NBA teams will "tank" for draft choices. Why don't NFL teams do the same?
Two recent posts from the Sports Law Blog talk about NBA teams losing games on purpose. They do that in order to finish worse in the standings, and improve their chances of getting an early pick in the draft.
In the NBA, the draft order is determined by lottery; the worse a team's record, the more lottery tickets it gets for high picks. If a team isn't going to make the playoffs, it might be in its interest to try to lose, or at least not try so hard to win. Nobody deliberately tanks, but coaches may make extensive use of second-tier players, for the ostensible reason that they need to evaluate them for next year.
The first post talks about ways to stop this from happening by changing the incentives. For instance, if all non-playoff teams had an equal shot at the lottery, regardless of record, there would be no reason to lose. Or if every rookie was a free agent, you wouldn't need a draft at all.
The second post is, in my opinion, more interesting. It asks why we see "tanking" happen in basketball, but not in other sports. It doesn't happen in the NHL or NFL. Plus, the NFL doesn't use a lottery, so you'd think the tendency to lose meaningless games would be stronger, not weaker.
The article comes up with five reasons the NBA is unique in this regard:
-- in the NBA, there's often only one or two impact players, and then a steep dropoff in quality. So a number one pick could be extremely valuable, while the number two pick is not a lot of use.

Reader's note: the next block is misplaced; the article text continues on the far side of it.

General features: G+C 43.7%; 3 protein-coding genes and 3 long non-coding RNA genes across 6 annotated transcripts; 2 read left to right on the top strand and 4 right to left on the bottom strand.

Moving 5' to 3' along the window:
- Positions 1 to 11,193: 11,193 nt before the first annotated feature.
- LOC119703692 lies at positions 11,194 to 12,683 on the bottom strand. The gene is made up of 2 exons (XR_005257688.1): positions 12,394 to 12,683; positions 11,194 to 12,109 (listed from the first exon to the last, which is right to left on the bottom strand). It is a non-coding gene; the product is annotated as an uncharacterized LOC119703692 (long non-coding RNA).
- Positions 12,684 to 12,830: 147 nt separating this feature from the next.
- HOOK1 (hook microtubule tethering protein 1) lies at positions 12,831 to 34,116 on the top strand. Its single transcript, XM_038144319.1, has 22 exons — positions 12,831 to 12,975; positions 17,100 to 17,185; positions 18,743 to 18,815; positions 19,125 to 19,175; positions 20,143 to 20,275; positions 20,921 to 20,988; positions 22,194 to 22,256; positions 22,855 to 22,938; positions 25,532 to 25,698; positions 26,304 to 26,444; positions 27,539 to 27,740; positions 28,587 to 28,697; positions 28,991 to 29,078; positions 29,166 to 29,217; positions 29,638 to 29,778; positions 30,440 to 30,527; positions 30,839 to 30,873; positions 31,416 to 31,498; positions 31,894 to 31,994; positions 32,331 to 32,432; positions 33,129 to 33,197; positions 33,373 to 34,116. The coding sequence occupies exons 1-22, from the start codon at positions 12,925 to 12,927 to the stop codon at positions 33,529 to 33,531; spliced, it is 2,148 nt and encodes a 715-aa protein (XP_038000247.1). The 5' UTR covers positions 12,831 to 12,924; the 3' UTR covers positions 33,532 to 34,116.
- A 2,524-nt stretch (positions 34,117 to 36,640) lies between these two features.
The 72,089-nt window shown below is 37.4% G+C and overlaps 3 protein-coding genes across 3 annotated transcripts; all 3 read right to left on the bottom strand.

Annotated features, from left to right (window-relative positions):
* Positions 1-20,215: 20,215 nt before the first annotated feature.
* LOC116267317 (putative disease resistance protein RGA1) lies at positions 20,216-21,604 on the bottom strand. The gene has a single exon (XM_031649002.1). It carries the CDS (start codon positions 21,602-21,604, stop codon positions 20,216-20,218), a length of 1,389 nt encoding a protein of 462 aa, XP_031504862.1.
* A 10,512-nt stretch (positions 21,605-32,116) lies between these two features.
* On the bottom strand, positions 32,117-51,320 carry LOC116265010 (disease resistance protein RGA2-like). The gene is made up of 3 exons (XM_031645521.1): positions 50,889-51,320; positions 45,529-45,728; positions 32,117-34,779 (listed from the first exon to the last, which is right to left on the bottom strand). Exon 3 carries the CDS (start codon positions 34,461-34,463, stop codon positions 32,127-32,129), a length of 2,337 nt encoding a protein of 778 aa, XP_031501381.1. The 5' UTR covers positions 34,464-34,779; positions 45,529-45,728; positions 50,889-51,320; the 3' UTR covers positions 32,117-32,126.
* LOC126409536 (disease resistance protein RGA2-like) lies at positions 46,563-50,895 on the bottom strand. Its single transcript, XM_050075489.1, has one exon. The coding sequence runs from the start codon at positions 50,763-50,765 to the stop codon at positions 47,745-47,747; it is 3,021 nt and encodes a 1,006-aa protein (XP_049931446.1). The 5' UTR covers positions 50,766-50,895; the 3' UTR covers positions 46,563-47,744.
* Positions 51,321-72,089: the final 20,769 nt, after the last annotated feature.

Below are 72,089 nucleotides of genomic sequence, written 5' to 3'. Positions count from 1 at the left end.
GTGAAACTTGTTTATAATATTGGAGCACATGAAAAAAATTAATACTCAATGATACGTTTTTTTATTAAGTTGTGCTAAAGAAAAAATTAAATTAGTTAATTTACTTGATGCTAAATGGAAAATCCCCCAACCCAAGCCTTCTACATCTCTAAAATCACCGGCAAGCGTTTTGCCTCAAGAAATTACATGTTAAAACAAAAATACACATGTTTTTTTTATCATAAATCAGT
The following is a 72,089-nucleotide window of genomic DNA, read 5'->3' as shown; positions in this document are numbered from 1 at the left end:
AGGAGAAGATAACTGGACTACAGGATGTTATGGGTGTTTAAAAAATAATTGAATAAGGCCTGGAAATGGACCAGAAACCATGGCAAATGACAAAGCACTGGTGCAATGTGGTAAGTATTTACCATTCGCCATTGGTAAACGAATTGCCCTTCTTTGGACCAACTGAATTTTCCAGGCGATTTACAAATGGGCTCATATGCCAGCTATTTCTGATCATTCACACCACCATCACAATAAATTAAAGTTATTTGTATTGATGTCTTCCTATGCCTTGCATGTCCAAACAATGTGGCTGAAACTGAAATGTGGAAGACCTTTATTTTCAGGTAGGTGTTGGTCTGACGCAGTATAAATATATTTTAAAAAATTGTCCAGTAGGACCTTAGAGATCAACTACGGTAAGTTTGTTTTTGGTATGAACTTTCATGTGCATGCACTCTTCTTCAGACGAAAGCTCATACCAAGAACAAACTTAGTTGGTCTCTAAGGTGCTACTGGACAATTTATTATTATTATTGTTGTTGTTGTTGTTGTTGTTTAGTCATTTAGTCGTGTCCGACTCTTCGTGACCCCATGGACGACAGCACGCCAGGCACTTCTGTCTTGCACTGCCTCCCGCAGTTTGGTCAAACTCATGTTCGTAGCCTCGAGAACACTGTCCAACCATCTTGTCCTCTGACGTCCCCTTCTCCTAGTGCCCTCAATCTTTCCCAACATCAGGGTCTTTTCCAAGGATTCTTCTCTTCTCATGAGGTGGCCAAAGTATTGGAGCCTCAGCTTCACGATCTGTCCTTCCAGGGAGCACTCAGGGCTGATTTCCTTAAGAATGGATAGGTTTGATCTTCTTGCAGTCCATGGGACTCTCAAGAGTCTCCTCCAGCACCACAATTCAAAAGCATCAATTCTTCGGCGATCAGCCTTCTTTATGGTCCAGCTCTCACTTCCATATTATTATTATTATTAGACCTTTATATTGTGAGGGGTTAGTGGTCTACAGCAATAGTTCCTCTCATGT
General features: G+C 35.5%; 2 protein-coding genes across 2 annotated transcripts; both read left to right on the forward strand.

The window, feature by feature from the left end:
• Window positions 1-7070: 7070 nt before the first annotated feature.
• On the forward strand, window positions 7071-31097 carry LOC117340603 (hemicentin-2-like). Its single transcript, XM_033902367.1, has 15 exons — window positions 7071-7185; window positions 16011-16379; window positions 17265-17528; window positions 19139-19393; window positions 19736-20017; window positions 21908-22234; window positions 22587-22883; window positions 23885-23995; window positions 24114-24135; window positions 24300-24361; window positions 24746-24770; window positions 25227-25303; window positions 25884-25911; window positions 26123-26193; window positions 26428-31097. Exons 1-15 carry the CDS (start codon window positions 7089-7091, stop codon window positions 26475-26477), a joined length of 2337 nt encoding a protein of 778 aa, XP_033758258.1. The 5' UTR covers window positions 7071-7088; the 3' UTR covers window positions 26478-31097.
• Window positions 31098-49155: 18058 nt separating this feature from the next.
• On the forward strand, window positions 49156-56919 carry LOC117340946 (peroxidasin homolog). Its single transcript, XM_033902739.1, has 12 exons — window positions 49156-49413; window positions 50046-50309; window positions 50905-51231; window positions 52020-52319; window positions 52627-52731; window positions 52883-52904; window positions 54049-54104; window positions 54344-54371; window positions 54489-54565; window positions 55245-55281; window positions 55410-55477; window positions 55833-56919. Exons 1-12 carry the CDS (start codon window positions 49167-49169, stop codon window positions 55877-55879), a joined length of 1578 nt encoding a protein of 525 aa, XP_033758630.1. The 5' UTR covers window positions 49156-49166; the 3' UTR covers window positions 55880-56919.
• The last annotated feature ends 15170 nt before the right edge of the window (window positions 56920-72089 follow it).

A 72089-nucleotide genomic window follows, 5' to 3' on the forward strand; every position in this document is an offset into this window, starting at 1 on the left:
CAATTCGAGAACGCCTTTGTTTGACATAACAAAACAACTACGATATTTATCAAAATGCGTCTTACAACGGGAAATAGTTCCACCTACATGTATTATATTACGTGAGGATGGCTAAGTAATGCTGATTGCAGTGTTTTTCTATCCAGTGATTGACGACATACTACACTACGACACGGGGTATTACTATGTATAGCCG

-- the value of a superstar in the NBA is much higher than in other sports, because there are only five men on the court, and top players may see action for almost the entire game.
-- teams who draft a superstar often improve by a huge margin in the following season. (This seems to be simply a consequence of the previous point.)
-- since there's not as much money wagered on NBA games as NFL games, there's less outrage when teams don't try hard to win.
-- "nobody cares" when bad teams lose; there are 82 games in the season, so no game is that big an event.
My vote goes to the first two points. And I'd add a third:
-- it's easier to lose a game in basketball than in other sports. You only have to substitute five players, rather than 30 or 40 in the NFL. There's a big dropoff between superstars and bench players, so the players you sub in are substantially worse. And, finally, in the NBA, a substantially worse team will almost always lose to a substantially better team – there just aren't all that many upsets.
This makes the task of losing a whole lot easier. And that's important; if you're going to take flak for obviously trying to lose, at least you want the strategy to work.